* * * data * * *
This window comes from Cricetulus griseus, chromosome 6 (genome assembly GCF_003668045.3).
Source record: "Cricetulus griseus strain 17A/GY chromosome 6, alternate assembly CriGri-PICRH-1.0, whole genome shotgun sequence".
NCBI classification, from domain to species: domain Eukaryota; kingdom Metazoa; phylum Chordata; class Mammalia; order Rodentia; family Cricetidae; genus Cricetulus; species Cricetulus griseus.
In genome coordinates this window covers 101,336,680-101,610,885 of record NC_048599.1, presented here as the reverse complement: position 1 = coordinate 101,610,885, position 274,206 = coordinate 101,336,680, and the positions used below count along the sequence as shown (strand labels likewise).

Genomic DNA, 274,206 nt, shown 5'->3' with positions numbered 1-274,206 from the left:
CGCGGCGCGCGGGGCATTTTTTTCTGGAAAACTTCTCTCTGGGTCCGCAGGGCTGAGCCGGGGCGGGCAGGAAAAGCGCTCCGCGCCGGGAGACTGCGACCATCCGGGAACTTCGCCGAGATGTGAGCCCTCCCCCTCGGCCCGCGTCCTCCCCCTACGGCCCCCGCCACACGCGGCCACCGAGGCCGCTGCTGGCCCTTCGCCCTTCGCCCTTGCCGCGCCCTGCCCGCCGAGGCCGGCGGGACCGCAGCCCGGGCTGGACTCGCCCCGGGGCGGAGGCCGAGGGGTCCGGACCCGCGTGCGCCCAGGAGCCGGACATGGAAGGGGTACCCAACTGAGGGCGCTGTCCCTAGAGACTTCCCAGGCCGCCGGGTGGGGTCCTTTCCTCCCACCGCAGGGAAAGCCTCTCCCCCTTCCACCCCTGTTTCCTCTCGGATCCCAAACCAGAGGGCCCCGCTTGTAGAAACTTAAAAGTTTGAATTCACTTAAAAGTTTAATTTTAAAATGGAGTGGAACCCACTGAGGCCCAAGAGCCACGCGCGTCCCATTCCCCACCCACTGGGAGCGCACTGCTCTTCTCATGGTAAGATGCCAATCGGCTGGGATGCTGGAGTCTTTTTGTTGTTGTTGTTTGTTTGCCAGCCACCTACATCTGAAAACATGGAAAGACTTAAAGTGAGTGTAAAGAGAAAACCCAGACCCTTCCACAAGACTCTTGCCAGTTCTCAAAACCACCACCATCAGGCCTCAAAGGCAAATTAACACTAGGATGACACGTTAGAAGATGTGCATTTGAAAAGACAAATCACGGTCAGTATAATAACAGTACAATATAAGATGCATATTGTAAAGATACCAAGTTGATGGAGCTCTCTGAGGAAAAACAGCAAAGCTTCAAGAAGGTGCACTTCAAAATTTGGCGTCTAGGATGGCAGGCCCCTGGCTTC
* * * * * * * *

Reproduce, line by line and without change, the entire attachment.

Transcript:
This window comes from Cricetulus griseus, chromosome 6 (genome assembly GCF_003668045.3).
Source record: "Cricetulus griseus strain 17A/GY chromosome 6, alternate assembly CriGri-PICRH-1.0, whole genome shotgun sequence".
NCBI classification, from domain to species: domain Eukaryota; kingdom Metazoa; phylum Chordata; class Mammalia; order Rodentia; family Cricetidae; genus Cricetulus; species Cricetulus griseus.
In genome coordinates this window covers 101,336,680-101,610,885 of record NC_048599.1, presented here as the reverse complement: position 1 = coordinate 101,610,885, position 274,206 = coordinate 101,336,680, and the positions used below count along the sequence as shown (strand labels likewise).

Genomic DNA, 274,206 nt, shown 5'->3' with positions numbered 1-274,206 from the left:
CGCGGCGCGCGGGGCATTTTTTTCTGGAAAACTTCTCTCTGGGTCCGCAGGGCTGAGCCGGGGCGGGCAGGAAAAGCGCTCCGCGCCGGGAGACTGCGACCATCCGGGAACTTCGCCGAGATGTGAGCCCTCCCCCTCGGCCCGCGTCCTCCCCCTACGGCCCCCGCCACACGCGGCCACCGAGGCCGCTGCTGGCCCTTCGCCCTTCGCCCTTGCCGCGCCCTGCCCGCCGAGGCCGGCGGGACCGCAGCCCGGGCTGGACTCGCCCCGGGGCGGAGGCCGAGGGGTCCGGACCCGCGTGCGCCCAGGAGCCGGACATGGAAGGGGTACCCAACTGAGGGCGCTGTCCCTAGAGACTTCCCAGGCCGCCGGGTGGGGTCCTTTCCTCCCACCGCAGGGAAAGCCTCTCCCCCTTCCACCCCTGTTTCCTCTCGGATCCCAAACCAGAGGGCCCCGCTTGTAGAAACTTAAAAGTTTGAATTCACTTAAAAGTTTAATTTTAAAATGGAGTGGAACCCACTGAGGCCCAAGAGCCACGCGCGTCCCATTCCCCACCCACTGGGAGCGCACTGCTCTTCTCATGGTAAGATGCCAATCGGCTGGGATGCTGGAGTCTTTTTGTTGTTGTTGTTTGTTTGCCAGCCACCTACATCTGAAAACATGGAAAGACTTAAAGTGAGTGTAAAGAGAAAACCCAGACCCTTCCACAAGACTCTTGCCAGTTCTCAAAACCACCACCATCAGGCCTCAAAGGCAAATTAACACTAGGATGACACGTTAGAAGATGTGCATTTGAAAAGACAAATCACGGTCAGTATAATAACAGTACAATATAAGATGCATATTGTAAAGATACCAAGTTGATGGAGCTCTCTGAGGAAAAACAGCAAAGCTTCAAGAAGGTGCACTTCAAAATTTGGCGTCTAGGATGGCAGGCCCCTGGCTTC